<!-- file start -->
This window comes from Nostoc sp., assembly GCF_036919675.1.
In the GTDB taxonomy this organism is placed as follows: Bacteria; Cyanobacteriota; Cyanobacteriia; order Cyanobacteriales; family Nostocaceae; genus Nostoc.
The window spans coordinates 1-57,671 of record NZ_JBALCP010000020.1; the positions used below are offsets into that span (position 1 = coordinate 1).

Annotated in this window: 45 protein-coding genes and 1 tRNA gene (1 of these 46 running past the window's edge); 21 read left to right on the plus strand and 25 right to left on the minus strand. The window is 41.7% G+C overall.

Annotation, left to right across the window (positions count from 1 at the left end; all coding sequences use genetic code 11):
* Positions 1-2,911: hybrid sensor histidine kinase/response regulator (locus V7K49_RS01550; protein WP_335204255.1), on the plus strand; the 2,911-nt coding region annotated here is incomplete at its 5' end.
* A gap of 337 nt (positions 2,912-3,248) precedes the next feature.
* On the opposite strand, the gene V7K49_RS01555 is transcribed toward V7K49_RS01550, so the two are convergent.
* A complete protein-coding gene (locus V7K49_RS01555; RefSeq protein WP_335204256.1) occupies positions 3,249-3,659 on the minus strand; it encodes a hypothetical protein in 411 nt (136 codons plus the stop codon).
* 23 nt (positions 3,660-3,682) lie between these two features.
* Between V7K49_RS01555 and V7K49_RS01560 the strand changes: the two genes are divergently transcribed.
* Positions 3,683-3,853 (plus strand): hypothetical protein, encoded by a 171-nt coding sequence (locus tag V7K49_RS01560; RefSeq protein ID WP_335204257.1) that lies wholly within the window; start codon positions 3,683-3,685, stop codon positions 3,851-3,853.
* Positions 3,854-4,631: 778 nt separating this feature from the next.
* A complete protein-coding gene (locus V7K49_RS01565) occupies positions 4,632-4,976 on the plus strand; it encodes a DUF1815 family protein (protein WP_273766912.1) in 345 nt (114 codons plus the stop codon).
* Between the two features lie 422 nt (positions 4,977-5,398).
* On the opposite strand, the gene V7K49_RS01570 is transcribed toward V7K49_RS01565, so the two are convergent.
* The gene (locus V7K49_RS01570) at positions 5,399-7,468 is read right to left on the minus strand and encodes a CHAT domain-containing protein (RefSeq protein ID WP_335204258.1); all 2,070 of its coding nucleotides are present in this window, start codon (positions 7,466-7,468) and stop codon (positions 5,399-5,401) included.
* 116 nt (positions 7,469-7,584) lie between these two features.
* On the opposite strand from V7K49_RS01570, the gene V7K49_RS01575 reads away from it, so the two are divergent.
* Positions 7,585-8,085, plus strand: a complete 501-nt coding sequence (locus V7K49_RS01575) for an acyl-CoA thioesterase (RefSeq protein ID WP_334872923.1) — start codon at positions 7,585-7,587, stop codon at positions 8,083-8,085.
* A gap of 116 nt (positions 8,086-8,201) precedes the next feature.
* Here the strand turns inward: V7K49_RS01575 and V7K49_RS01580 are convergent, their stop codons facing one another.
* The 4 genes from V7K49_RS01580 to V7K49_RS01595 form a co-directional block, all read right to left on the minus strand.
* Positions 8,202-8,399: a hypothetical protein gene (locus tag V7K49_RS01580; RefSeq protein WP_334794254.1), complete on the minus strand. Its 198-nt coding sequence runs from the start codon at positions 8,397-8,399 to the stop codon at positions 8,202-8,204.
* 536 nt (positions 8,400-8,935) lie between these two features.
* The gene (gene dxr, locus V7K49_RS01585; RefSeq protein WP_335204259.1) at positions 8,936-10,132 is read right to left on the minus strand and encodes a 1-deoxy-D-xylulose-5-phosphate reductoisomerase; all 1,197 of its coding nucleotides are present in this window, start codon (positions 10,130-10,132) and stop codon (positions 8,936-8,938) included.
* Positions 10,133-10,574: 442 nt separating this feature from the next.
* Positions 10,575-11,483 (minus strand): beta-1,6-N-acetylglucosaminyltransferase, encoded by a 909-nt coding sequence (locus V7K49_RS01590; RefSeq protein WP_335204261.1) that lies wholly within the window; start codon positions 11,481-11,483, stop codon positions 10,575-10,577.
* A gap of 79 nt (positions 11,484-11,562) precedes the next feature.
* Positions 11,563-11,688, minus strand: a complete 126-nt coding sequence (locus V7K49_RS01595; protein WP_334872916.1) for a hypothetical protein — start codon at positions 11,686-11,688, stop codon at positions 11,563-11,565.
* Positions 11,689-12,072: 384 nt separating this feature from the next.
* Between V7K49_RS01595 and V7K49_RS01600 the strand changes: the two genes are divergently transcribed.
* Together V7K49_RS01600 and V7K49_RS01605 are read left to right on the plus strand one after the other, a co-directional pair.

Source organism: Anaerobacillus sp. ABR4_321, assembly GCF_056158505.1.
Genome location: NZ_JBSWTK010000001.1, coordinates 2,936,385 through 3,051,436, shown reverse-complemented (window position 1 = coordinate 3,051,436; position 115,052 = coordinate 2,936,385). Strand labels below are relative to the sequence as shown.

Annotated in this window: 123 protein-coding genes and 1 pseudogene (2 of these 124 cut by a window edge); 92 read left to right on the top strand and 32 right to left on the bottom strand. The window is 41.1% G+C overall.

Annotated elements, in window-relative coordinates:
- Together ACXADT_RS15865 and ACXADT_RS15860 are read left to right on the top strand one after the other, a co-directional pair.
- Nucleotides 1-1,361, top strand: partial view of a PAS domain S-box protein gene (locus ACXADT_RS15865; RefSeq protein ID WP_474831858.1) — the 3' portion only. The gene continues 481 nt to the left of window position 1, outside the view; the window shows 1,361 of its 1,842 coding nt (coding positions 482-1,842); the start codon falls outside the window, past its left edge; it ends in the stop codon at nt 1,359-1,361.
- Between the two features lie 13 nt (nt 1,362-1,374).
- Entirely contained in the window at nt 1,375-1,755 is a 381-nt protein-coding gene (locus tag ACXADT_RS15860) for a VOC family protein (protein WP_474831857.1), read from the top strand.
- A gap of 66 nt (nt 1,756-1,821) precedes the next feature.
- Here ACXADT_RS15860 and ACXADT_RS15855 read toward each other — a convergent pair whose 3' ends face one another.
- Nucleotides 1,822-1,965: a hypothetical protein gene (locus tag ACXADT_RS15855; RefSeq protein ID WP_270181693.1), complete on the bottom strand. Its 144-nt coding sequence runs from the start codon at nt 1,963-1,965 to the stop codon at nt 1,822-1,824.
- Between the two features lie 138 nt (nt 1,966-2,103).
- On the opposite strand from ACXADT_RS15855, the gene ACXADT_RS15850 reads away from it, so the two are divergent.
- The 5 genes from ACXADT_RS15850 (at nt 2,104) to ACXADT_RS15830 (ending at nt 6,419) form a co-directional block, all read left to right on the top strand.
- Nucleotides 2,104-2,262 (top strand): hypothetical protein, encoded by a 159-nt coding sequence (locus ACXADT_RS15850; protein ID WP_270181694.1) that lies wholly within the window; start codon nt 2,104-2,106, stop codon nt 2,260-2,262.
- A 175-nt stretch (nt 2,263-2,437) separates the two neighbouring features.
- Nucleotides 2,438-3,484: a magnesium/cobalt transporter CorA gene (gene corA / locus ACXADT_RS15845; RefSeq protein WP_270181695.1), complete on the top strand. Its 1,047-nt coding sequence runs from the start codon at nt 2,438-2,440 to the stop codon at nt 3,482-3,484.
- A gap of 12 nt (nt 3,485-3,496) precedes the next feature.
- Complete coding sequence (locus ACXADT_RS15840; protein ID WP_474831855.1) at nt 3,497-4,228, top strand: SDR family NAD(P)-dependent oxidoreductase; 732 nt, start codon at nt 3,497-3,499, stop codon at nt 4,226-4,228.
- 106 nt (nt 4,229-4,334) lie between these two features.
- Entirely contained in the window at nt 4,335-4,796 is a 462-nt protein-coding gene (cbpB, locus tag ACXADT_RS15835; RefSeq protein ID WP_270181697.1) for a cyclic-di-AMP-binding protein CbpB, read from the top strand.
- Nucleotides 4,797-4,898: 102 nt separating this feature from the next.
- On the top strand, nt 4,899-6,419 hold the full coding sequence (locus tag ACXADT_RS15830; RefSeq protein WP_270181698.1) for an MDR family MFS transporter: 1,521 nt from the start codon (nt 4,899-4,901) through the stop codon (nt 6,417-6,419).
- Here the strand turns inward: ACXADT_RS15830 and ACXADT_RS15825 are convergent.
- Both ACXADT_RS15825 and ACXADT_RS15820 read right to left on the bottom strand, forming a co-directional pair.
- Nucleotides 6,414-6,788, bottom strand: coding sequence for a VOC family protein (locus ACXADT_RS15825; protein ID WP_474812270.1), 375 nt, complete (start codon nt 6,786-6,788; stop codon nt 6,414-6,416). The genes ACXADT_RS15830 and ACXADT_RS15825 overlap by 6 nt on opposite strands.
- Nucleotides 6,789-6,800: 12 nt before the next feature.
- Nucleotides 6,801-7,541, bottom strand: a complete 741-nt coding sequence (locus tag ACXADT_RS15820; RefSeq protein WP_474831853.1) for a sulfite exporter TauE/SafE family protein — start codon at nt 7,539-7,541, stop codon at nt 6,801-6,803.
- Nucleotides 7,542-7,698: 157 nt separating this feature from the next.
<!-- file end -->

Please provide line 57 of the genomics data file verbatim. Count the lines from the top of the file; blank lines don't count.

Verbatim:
- Here the strand turns inward: ACXADT_RS15830 and ACXADT_RS15825 are convergent.